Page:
2020 Hyundai Venue Is A Fun Place To Dwell
When I heard Hyundai was building the Venue as a smaller crossover, slotted below the already small Kona, I wondered about its point. Did we really need a Korean micro car? This, as Hyundai is making strides to distance itself with the uber luxurious Palisade, mid-size Santa Fe, and compact Tucson? Apparently, some of that higher-end excellence has flowed to the bottom as the 2020 Venue is a fun place to dwell.
It’s a box on wheels, but more like a stylish little blue Tiffany box than a plain brown one from Amazon. It starts with a mesh grille derived from the larger Santa Fe’s, but looks sharp with LED headlamps, squinty driving lights, 17-inch alloys, and LED taillamps. A contrasting color roof with satin silver rails add flair. It looks urban chic, but not fragile. It’s almost cute in a puggle sort of way.
The little vessel comes packed with a roomy interior that can comfortably hold four and their gear – more with fewer aboard and the rear seats flipped forward. There’s a lot of hard plastic inside, but it all looks good and is accented with satin silver finishes on the door handles and around the air vents. Kid crud can be wiped easily. A leather-wrapped steering wheel amps up the luxe a bit. Seats are canvas cloth, but the fronts are heated and feature cool while stripe stitching. They proved supportive during a five-hour Interstate run.
In SEL trim, our car came with automatic climate control, power sunroof, push button starting, and navigation. Devices connect through multiple USBs, Bluetooth, Apple CarPlay, and Android Auto. Unlike another famous crossover I drove recently, drivers get an auto up window to more easily speed away from drive-ups and tollbooths. Nobody scrimped on safety, giving our Venue a forward collision avoidance system with pedestrian detection, blind spot warning, rear cross path detection, lane keep assist, and rearview camera.
While the Venue has plenty of power to move through the city and keep pace on the highway, I wouldn’t try to drag race even my grandmother. Under the stubby hood is a 1.6-liter four-cylinder engine delivering 121 horsepower and 113 lb.-ft. of torque to the front wheels through a continuously variable automatic transmission. Drive modes can be switched for Normal driving (maximum MPGs), Sport (more sensitive throttle), and Snow (enhanced traction). In no mode does it conjure more power, but it is a bit livelier in Sport. Fuel economy is rated 30/34-MPG city/highway.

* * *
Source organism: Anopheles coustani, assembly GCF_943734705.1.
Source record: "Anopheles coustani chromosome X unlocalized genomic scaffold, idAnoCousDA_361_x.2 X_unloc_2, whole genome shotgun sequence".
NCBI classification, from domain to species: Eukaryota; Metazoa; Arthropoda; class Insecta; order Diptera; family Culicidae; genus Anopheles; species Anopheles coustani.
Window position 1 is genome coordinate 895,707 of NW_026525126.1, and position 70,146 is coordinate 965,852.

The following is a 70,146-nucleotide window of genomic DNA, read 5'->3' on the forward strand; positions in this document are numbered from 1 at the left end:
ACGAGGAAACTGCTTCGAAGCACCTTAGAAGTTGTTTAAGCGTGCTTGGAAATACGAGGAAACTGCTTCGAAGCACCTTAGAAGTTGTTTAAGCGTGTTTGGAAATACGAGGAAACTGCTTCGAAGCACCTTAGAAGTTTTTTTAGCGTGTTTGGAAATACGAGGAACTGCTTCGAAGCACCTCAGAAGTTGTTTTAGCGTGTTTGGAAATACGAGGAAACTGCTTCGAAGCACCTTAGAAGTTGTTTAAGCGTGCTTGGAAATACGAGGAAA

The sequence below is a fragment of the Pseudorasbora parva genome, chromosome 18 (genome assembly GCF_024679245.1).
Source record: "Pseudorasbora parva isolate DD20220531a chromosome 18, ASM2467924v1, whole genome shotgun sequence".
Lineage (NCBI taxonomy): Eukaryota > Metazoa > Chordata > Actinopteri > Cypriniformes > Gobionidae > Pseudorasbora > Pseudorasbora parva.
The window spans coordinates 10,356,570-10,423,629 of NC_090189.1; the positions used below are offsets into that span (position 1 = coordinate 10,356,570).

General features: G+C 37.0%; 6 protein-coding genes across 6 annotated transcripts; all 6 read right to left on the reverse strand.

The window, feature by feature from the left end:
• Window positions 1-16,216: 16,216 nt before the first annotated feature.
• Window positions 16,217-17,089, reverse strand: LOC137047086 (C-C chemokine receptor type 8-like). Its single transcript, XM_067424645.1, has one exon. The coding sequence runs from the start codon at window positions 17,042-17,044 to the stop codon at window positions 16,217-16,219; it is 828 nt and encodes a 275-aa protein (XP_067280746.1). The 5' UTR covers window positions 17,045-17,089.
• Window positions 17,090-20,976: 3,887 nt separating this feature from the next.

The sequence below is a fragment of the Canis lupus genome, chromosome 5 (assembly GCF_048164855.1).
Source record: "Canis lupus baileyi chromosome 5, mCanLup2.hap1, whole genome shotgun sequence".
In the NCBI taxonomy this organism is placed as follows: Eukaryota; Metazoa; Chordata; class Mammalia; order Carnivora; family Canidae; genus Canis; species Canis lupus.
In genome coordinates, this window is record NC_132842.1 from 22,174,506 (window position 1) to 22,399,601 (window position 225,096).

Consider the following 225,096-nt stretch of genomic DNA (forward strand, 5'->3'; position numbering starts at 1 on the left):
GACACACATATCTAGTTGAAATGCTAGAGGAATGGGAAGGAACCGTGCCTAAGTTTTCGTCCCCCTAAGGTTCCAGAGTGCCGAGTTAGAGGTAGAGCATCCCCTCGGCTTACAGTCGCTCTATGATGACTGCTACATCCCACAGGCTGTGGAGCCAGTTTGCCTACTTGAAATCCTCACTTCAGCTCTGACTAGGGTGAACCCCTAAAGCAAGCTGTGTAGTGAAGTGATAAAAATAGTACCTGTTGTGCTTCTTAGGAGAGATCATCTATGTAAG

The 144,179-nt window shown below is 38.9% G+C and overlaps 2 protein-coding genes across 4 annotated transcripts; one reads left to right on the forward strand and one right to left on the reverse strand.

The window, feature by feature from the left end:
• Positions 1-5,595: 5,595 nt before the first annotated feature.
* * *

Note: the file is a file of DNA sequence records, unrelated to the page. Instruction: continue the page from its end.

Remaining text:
Driving through the twisties is surprisingly more fun as engineers gave the Venue a spry little chassis that’s fun to toss. There’s nothing sophisticated about the independent front, torsion beam rear suspension, but quick steering and a short wheelbase add up to some fun. Four wheel disc brakes stop with confidence. Even better, the car feels well screwed-together over rough pavement where nothing squeaks, creaks, or rattles. My impression is the Venue was built to be affordable, but never to remind its driver of that fact.
Despite initial reservations, it turns out Hyundai delivered a roomy, efficient, stylish, and fun little rumpus room that will delight first-time car buyers and those just looking for a good daily commuter. True to Hyundai tradition, it comes with a value-packed price tag. Base models start at $17,350, coming to only $23,405 with all the options. Competitors include the Honda Fit, Toyota Yaris, Chevy Sonic, and Nissan Kicks.
2020 Ford Escape Hybrid Is A Sporty, Efficient Family Car
As Ford kills cars like the Fusion and Focus, it must rely on crossovers to carry market strength for the brand. As a result, the redesigned Escape has skewed away from its SUV past toward becoming a taller, roomier, well, car. It looks sporty, provides plenty of interior space, and in hybrid form, is incredibly efficient. In most ways, it is a better Escape. In most ways.